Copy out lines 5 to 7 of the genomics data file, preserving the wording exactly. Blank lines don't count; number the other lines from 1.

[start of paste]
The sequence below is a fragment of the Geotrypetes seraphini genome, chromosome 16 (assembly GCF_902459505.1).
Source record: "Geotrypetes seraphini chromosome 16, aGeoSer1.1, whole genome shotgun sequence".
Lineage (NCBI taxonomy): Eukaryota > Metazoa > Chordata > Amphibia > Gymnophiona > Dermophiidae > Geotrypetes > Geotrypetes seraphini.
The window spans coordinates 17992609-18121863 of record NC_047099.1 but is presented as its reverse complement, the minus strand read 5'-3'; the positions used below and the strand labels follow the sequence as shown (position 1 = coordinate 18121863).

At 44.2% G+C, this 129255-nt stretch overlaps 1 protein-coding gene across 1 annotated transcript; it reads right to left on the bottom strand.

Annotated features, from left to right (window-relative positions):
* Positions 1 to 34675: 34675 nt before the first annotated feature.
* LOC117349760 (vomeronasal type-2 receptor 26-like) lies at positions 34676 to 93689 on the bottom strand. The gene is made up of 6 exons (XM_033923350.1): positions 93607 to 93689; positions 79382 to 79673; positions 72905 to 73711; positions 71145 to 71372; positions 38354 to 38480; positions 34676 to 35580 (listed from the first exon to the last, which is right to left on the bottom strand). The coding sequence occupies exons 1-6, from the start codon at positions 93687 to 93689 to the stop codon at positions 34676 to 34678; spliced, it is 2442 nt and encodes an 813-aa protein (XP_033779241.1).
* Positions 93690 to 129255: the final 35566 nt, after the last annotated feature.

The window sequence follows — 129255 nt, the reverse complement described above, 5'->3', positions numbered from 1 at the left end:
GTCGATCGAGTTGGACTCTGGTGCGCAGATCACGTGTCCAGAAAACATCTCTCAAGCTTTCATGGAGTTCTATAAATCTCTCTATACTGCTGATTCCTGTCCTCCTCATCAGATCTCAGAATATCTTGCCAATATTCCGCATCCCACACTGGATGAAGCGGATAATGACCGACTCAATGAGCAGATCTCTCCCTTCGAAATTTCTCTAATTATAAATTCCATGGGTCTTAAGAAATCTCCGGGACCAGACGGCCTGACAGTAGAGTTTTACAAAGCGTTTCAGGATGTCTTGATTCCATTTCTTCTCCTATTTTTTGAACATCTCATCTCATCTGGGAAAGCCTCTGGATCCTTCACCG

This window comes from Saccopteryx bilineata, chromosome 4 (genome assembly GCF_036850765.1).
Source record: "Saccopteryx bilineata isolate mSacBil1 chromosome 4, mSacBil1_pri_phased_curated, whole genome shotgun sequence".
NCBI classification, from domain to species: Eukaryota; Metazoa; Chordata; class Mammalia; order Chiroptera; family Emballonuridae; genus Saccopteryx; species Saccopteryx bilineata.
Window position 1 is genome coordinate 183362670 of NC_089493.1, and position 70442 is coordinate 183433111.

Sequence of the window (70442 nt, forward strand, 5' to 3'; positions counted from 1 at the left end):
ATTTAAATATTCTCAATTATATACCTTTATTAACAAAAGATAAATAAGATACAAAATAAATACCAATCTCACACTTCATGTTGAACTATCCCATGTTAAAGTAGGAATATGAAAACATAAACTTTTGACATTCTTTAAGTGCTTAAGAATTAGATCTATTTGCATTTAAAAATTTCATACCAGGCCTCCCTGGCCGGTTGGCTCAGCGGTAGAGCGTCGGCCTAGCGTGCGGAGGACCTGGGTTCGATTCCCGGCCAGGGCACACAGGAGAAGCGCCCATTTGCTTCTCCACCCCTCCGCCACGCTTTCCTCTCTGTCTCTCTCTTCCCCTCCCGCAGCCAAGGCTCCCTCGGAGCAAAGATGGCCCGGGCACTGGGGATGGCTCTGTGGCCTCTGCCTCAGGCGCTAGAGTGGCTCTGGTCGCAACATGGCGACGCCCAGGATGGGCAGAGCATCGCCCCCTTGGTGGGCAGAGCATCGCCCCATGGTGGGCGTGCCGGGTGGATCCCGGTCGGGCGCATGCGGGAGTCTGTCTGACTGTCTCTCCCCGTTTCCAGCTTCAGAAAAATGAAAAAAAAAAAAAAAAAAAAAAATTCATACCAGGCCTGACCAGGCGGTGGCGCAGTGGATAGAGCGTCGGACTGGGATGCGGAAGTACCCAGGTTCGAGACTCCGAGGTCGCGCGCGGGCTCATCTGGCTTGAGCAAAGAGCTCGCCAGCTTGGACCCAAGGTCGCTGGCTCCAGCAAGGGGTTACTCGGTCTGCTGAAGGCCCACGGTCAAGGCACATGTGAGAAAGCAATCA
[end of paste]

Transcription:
At 44.2% G+C, this 129255-nt stretch overlaps 1 protein-coding gene across 1 annotated transcript; it reads right to left on the bottom strand.

Annotated features, from left to right (window-relative positions):
* Positions 1 to 34675: 34675 nt before the first annotated feature.